Country: It is important that the reader has some understanding of Irish history and its relationship with England.
Ireland has had the misfortune of facing conquest after conquest. Initially Ireland was divided into five kingdoms inhabited by Celtic tribes. These clans warred frequently amongst themselves, which weakened the race as a whole. In the 8th Century they were invaded by the Danes who were not ousted until the 11th Century. Ireland enjoyed a brief period of independence until they were invaded by the English in 1171. Ireland remained under English rule until the early 20th Century. Tensions mounted when England broke away from the Roman Catholic Church whilst Ireland remained predominantly Roman Catholic. The English were determined to convert as many Roman Catholics to the Protestant Religion as possible, but this proved impossible. They embarked on a campaign of encouraging Protestants to migrate to Ireland in particular to the northern province of Ulster, in order to weaken the Roman Catholic position. The English exacted a strict control over Roman Catholics but this was alleviated in 1829 by the Act of Catholic Emancipation, which allowed Catholics to hold Civic Office and sit in Parliament. This enabled the likes of Parnell to raise the voice of Roman Catholics in the British Parliament. Independence for the Irish nation was a hard and bitter campaign. In the 19th Century Ireland suffered great hardship through the failure of the Irish potato crop from 1845 – 1849. In 1905 Sinn Fein was founded and finally in 1914 Home Rule was agreed, but implementation was suspended because of World War I. In the Easter of 1916 Irish nationalists organized a rising and created the Republic of Ireland. The British army brutally crushed the rebellion, but this led to Sinn Fein having a landslide victory in the Irish elections of 1918. At this time, the Irish Republican Army was formed and they embarked on a guerrilla war against the British forces. In 1922 the Irish Free State was formed, but the Northern Province of Ulster, which was by now predominantly Protestant, remained part of the United Kingdom.
Ireland’s struggle for independence can be likened to Joyce’s and Stephen’s struggle.
Church: The vast majority of children in Ireland were brought up strictly in the Roman Catholic faith. Both Joyce and Stephen endured
They were indoctrinated into a religion governed by ritual and rules. The schools they attended were intrinsically linked to the Roman Catholic Church. They were not given alternatives and were only taught the Catholic viewpoint on life. At an early age, they were told that God was all-powerful and a vengeful God. To give in to temptation and commit sin would lead to eternal damnation. What annoyed Joyce was the Church’s involvement in politics as well as family life. He totally opposed their stance on the Parnell affair, as he believed this seriously damaged the Irish Nationalist cause. He could not abide the self-destructive tendency of the Church and the Irish people. Joyce could not understand why they seemed to tolerate English Protestant rule rather than support Parnell who although was flawed, still had the best interests of the Irish people at heart. So far as the Catholic Church in Ireland is concerned, independence was secondary, as the most important affiliation was to the Bishop of Rome and English dominance could, therefore, be tolerated. Joyce felt that the problems faced by Stephen’s family were not eased by their loyalty to the Church, but in some ways worsened by it.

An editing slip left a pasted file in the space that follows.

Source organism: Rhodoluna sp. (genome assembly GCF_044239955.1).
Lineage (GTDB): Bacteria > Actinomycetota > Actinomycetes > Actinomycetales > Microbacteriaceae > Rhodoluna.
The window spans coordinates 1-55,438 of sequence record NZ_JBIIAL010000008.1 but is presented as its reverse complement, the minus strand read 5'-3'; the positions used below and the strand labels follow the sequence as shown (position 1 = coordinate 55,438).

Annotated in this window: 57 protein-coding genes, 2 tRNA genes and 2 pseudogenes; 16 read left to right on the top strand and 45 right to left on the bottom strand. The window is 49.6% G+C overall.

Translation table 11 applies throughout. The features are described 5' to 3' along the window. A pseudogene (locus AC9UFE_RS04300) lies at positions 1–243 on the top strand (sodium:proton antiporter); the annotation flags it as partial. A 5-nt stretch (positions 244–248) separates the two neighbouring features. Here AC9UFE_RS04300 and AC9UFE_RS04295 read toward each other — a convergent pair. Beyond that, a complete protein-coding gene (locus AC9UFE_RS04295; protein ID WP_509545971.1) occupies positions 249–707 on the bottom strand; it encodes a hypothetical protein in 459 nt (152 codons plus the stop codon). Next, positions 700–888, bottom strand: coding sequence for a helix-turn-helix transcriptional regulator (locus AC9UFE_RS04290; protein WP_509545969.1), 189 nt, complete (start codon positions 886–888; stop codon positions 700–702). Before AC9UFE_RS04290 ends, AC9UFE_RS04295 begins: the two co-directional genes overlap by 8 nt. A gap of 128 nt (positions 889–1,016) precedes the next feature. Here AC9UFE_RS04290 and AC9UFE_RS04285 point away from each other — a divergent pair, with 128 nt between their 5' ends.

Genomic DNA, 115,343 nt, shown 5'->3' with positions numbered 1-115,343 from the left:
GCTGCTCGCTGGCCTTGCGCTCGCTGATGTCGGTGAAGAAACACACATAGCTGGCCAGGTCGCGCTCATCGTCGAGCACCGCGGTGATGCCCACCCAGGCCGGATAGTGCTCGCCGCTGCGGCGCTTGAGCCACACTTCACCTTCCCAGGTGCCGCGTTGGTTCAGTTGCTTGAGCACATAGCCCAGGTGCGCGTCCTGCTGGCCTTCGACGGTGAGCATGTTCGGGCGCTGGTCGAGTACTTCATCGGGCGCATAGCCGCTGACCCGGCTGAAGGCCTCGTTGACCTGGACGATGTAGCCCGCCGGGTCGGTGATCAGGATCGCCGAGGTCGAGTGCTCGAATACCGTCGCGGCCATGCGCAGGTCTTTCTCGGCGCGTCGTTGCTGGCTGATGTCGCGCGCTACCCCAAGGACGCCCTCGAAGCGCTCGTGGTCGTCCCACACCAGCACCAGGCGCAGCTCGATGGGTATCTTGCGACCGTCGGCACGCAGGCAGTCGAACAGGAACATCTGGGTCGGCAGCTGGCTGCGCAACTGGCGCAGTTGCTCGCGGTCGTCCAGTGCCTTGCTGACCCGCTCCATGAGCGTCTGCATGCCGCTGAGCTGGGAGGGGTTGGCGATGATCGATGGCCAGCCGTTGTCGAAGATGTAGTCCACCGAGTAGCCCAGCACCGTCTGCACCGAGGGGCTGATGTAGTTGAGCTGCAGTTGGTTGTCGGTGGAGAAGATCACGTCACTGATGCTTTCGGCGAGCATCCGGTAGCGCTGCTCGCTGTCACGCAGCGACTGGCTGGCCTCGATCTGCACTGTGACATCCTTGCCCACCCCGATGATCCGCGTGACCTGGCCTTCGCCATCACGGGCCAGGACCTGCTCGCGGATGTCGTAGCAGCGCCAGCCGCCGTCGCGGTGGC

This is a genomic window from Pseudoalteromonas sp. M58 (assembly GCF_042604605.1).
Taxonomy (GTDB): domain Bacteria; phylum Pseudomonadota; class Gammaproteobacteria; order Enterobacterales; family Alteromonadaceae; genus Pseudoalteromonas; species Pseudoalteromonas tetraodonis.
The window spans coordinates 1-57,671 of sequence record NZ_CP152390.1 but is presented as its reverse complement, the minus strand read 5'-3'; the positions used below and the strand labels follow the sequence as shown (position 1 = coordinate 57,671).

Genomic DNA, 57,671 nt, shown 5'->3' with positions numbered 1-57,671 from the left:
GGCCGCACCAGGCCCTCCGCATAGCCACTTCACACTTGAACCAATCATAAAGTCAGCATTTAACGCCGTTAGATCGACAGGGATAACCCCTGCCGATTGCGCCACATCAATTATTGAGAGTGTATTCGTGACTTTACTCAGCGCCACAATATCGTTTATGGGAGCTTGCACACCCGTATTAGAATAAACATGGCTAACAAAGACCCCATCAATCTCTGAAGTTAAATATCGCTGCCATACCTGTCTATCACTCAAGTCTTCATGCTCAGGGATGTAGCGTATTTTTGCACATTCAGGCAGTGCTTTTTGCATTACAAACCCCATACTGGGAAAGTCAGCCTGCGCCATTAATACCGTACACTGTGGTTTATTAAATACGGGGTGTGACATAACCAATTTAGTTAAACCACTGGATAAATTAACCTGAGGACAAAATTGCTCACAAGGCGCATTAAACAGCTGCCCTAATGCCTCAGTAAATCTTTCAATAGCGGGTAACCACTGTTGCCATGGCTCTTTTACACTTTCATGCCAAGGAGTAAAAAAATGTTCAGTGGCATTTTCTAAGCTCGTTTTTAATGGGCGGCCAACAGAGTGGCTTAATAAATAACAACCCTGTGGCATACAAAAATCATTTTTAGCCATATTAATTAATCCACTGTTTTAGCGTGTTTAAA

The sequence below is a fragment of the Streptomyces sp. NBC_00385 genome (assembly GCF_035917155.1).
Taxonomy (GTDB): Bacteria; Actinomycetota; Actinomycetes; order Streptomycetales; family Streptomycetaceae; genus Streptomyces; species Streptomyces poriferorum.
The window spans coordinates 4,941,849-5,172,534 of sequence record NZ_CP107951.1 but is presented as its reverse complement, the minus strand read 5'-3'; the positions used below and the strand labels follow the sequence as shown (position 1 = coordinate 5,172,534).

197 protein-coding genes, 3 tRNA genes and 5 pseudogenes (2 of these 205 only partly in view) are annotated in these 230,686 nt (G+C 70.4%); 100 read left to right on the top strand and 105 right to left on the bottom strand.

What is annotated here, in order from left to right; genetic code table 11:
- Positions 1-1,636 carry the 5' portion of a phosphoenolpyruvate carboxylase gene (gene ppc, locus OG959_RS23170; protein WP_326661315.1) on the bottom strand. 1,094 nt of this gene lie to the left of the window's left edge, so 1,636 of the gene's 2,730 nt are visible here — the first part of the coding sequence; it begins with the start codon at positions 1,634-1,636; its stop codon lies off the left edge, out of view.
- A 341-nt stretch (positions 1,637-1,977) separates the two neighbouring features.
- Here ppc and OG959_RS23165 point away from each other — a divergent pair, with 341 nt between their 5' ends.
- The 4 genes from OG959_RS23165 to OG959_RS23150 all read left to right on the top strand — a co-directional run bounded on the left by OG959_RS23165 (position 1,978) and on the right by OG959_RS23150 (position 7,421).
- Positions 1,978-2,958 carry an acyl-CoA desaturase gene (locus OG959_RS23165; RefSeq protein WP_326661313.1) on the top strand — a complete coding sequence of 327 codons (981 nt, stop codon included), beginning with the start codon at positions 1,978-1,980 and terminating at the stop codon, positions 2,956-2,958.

This book presents problems to every reader regardless of age and ability.
It is Joyce’s most widely read work and is among the most frequently taught novels in modern University curricula, but it is also useful for younger students who do not need to delve so deeply into Joyce’s philosophy.
Many of the problems faced by Joyce and Stephen are with us today.
The authority of the Church or religion, the quest for independence and self-determination, and the influence of parents and families are just as important in today’s world as they were for Joyce one hundred years ago. Joyce has an intricate statement to make and it is contained in the five Chapters of this book. His views are punctuated by literary works of art when he is describing particular scenes that Stephen experiences. This enables the book to be more palatable for it is, as well as a statement, a poetic masterpiece.